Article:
Taken-for-granted ocean carbon consumption highlights key role of individual species
It’s broadly understood that the world’s oceans play a crucial role in the global-scale cycling and exchange of carbon between Earth’s ecosystems and atmosphere. Now scientists at Scripps Institution of Oceanography at UC San Diego have taken a leap forward in understanding the microscopic underpinnings of these processes.
When phytoplankton use carbon dioxide to make new cells, a substantial portion of that cellular material is released into the sea as a buffet of edible molecules collectively called “dissolved organic carbon.” The majority of these molecules are eventually eaten by microscopic marine bacteria, used for energy, and recycled back into carbon dioxide as the bacteria exhale. The amount of carbon that remains as cell material determines the role that ocean biology plays in locking up atmospheric carbon dioxide in the ocean.
Thus, these “recycling” bacteria play an important role in regulating how much of the planet’s carbon dioxide is stored in the oceans. The detailed mechanisms of how the oceans contribute to this global carbon cycle at the microscopic scale, and which microbes have a leadership role in the breakdown process, are complex and convoluted problems to solve.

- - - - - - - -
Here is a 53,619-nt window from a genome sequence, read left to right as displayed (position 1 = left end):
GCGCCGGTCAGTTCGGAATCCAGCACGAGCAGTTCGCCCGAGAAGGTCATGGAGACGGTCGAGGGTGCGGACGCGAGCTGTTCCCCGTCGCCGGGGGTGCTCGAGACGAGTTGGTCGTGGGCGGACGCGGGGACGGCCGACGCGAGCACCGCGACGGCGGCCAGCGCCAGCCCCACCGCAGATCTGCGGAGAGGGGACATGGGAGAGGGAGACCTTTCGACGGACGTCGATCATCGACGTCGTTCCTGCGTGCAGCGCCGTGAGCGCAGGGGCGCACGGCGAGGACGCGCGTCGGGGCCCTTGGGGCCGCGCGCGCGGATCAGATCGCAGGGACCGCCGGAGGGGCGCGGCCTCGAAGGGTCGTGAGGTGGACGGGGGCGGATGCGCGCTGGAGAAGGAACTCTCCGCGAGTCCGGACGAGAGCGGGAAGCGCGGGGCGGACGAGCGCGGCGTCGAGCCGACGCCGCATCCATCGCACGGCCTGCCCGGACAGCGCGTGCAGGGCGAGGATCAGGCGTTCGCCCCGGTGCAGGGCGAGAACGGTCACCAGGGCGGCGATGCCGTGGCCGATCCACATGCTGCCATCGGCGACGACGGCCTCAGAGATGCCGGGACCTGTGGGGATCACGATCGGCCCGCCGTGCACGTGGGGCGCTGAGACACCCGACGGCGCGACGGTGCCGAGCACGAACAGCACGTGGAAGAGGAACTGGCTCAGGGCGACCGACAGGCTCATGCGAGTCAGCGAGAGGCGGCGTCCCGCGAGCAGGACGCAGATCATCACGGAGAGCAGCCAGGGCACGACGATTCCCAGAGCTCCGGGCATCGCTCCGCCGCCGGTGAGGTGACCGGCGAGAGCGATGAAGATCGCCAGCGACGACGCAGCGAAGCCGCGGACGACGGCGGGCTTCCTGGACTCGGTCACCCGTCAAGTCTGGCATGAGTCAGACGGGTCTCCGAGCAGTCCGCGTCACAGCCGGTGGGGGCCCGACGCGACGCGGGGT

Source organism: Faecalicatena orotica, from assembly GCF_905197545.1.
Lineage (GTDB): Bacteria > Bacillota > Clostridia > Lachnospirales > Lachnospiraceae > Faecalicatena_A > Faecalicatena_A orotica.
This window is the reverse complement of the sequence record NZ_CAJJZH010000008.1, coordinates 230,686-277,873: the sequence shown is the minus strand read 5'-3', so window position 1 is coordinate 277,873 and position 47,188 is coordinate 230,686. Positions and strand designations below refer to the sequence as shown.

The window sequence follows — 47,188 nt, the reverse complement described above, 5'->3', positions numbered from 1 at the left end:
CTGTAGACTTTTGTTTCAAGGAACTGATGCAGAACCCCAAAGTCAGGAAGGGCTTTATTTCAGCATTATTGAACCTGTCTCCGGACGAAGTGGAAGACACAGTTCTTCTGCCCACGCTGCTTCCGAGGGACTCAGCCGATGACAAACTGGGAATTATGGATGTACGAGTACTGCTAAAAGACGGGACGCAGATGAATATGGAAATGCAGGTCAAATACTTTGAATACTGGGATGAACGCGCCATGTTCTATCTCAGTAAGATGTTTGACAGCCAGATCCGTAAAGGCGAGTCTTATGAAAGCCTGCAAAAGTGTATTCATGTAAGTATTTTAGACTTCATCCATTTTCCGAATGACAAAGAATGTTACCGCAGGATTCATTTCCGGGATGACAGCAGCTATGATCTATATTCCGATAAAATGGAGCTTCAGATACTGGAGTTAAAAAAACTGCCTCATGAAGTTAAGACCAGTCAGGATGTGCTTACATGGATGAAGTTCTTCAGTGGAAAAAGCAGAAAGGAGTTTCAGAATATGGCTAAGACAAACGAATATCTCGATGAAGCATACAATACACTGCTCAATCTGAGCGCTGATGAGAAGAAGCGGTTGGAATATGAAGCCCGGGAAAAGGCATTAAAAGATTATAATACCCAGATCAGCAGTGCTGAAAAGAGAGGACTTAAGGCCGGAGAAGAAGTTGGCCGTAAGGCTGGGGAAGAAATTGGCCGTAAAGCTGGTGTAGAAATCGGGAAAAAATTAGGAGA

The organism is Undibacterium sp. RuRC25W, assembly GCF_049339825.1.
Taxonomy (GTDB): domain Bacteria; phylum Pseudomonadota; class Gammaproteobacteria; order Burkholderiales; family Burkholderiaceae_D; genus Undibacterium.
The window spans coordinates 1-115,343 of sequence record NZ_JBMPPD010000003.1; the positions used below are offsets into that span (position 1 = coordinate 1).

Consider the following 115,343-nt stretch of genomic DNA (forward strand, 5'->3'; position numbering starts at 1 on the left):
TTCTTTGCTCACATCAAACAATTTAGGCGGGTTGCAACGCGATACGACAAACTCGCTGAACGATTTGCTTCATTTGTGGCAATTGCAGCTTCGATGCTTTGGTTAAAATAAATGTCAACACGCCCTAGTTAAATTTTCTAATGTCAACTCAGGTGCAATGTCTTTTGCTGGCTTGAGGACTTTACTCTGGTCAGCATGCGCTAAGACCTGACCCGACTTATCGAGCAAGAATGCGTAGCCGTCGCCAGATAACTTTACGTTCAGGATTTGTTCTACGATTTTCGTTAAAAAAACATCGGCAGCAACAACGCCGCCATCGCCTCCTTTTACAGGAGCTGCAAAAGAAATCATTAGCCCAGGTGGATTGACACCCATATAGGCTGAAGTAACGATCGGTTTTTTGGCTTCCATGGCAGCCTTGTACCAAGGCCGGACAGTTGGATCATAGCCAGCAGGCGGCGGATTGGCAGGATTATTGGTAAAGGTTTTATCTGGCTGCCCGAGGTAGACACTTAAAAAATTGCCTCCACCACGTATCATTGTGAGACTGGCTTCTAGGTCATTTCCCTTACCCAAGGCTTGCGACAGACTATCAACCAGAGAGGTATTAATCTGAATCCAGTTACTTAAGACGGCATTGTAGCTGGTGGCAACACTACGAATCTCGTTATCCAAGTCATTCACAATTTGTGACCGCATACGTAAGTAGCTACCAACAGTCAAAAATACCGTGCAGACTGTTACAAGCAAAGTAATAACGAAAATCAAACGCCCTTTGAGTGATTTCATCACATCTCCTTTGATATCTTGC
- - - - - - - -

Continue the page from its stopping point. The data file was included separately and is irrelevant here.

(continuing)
In a study published in the Proceedings of the National Academy of Sciences, Scripps scientists have pinpointed a bacterium that appears to play a dominant role in carbon consumption. Scripps’s Byron Pedler, Lihini Aluwihare, and Farooq Azam found that a single bacterium called Alteromonas could consume as much dissolved organic carbon as a diverse community of organisms.
“This was a surprising result,” said Pedler. “Because this pool of carbon is comprised of an extremely diverse set of molecules, we believed that many different microbes with complementary abilities would be required to breakdown this material, but it appears that individual species may be pulling more weight than others when it comes to carbon cycling.”
Pedler, a marine biology graduate student at Scripps, spent several years working with Scripps marine microbiologist Azam and chemical oceanographer Aluwihare in designing a system that would precisely measure carbon consumption by individual bacterial species. Because carbon in organic matter is essentially all around us, the most challenging part of conducting these experiments is avoiding contamination.